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MIAMI BUSINESS LITIGATION: FEDERAL TRADE COMMISSION AND NON-COMPETE AGREEMENTS
Mavrick Law Firm Blog
by Mavrick Law Firm
1M ago
Nationwide, the body of law regulating non-compete agreements (including non-solicitation covenants, non-circumvention covenants, covenants barring poaching of employees) has been mainly regulated by state statutes as well as court decisions in state and federal courts.  Federal law has generally stayed out of the regulation of restrictive covenants.  About a year ago, the Federal Trade Commission (FTC), a federal agency regulating commerce and competition law, issued a proposed rule that would ban most non-compete agreements as unfair competition.  If promulgated, such a rule w ..read more
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FORT LAUDERDALE BUSINESS LITIGATION: EVIDENCE REQUIRED TO ESTABLISH TORTIOUS INTERFERENCE
Mavrick Law Firm Blog
by Mavrick Law Firm
1M ago
Plaintiffs often assert the common law cause of action of tortious interference in conjunction with other claims associated with unlawful competition. This is because the elements needed to prove the common law tort frequently use the same or substantially similar facts as those needed to establish breach of a restrictive covenant and other claims of unfair competition. For example, a plaintiff asserting a tortious interference claim must prove the existence of a business relationship between itself and a third person, the defendant’s knowledge about the relationship, the defendant’s intention ..read more
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FORT LAUDERDALE BUSINESS LITIGATION: DAMAGES UNDER THE FLORIDA DECEPTIVE AND UNFAIR TRADE PRACTICES ACT
Mavrick Law Firm Blog
by Mavrick Law Firm
1M ago
Florida’s Deceptive and Unfair Trade Practices Act (FDUTPA) can be a powerful statute because plaintiffs can bring a wide variety of claims due to the expansive nature of what constitutes an unfair method of competition. FDUTPA prohibits “[u]nfair methods of competition, unconscionable acts or practices, and unfair or deceptive acts or practices in the conduct of any trade or commerce.” Fla. Stat. § 501.204. A plaintiff needs to allege only that a defendant committed a deceptive act or unfair practice, causation, and actual damages to state a FDUTPA claim. Baptist Hosp., Inc. v. Baker, 84 So ..read more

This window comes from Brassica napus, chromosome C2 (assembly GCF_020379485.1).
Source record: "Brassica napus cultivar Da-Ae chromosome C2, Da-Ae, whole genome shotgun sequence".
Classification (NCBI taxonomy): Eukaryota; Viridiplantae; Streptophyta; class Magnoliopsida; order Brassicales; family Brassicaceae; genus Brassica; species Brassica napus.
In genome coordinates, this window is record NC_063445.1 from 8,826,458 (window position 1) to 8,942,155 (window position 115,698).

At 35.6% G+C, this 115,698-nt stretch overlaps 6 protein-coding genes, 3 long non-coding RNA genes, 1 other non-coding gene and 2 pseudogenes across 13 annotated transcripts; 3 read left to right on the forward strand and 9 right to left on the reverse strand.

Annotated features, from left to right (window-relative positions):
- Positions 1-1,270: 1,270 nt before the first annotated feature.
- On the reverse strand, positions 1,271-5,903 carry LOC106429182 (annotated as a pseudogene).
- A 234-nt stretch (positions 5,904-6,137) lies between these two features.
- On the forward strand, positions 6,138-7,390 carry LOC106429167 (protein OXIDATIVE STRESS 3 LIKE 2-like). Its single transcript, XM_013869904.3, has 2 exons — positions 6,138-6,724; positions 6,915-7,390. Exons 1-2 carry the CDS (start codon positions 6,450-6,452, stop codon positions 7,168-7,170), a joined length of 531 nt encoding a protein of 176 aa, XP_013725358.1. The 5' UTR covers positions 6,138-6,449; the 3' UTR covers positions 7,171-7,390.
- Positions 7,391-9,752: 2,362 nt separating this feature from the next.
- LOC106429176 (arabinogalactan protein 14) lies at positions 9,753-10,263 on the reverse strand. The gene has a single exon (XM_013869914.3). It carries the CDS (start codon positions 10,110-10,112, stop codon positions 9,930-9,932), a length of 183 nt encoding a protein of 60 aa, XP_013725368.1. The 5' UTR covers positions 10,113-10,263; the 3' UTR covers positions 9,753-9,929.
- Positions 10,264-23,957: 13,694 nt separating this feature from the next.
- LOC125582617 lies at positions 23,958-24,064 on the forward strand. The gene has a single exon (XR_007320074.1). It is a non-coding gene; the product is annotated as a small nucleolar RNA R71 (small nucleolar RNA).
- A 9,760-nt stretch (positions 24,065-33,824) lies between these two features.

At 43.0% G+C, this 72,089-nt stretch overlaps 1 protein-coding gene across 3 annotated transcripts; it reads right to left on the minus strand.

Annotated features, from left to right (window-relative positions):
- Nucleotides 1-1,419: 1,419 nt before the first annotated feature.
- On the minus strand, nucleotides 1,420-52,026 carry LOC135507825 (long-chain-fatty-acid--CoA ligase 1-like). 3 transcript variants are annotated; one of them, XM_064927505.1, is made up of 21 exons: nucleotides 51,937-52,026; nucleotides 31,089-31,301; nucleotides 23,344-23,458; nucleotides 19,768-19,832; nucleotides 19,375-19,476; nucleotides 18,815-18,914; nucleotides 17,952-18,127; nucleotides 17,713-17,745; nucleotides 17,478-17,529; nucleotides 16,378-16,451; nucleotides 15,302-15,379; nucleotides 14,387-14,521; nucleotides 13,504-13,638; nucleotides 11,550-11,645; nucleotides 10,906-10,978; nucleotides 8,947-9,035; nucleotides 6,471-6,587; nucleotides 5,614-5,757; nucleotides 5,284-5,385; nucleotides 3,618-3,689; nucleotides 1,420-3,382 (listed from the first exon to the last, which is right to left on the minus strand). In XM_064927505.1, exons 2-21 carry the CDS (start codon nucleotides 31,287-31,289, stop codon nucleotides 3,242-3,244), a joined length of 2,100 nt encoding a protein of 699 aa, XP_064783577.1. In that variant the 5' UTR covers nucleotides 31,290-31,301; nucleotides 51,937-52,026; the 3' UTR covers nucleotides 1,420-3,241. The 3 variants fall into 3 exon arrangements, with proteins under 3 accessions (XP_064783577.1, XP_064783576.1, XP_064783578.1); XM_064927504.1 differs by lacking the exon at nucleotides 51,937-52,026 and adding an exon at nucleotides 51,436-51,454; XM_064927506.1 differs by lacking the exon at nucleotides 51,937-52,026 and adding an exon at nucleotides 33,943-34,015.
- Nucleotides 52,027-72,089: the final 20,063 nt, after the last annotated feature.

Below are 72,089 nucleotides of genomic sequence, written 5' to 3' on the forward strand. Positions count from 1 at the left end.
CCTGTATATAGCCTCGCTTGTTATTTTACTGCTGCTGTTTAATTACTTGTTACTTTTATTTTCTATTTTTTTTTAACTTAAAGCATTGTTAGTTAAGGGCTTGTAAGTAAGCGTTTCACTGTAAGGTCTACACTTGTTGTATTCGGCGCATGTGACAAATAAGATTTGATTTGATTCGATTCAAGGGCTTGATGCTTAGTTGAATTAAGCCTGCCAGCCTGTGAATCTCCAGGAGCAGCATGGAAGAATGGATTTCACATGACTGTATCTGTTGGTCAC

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FORT LAUDERDALE BUSINESS LITIGATION: DISCOVERY OF TRADE SECRETS IN LITIGATION
Mavrick Law Firm Blog
by Mavrick Law Firm
1M ago
A trade secret plaintiff may have to divulge its claimed trade secret with reasonable particularity to the defendant before engaging in discovery because a growing number of courts require trade secret plaintiffs to do so. This rule places the plaintiff in a “Catch-22.” See DeRubeis v. Witten Techs., Inc., 244 F.R.D. 676 (N.D. Ga. 2007) (acknowledging that the plaintiff may be placed in a “Catch-22”, but nonetheless requiring the plaintiff to disclose its trade secrets with reasonable particularity). If the plaintiff limits disclosure to the portion of the trade secret it believes the defendan ..read more
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MIAMI BUSINESS LITIGATION: VACATING AN ARBITRATION AWARD
Mavrick Law Firm Blog
by Mavrick Law Firm
2M ago
Arbitration is a voluntary process to resolve disputes and is favored by the courts.  The Federal Arbitration Act (commonly referred to as the “FAA”) sets forth the requirements for arbitration and rules for judicial review and confirmation of an arbitration decision.  Judicial review of commercial arbitration awards is narrowly limited under the FAA.  The United States Court of Appeals for the Eleventh Circuit, in Davis v. Prudential Securities, Inc., 59 F.3d 1186 (11th Cir. 1995), explained that the FAA presumes the confirmation of arbitration awards.  Earlier precedent f ..read more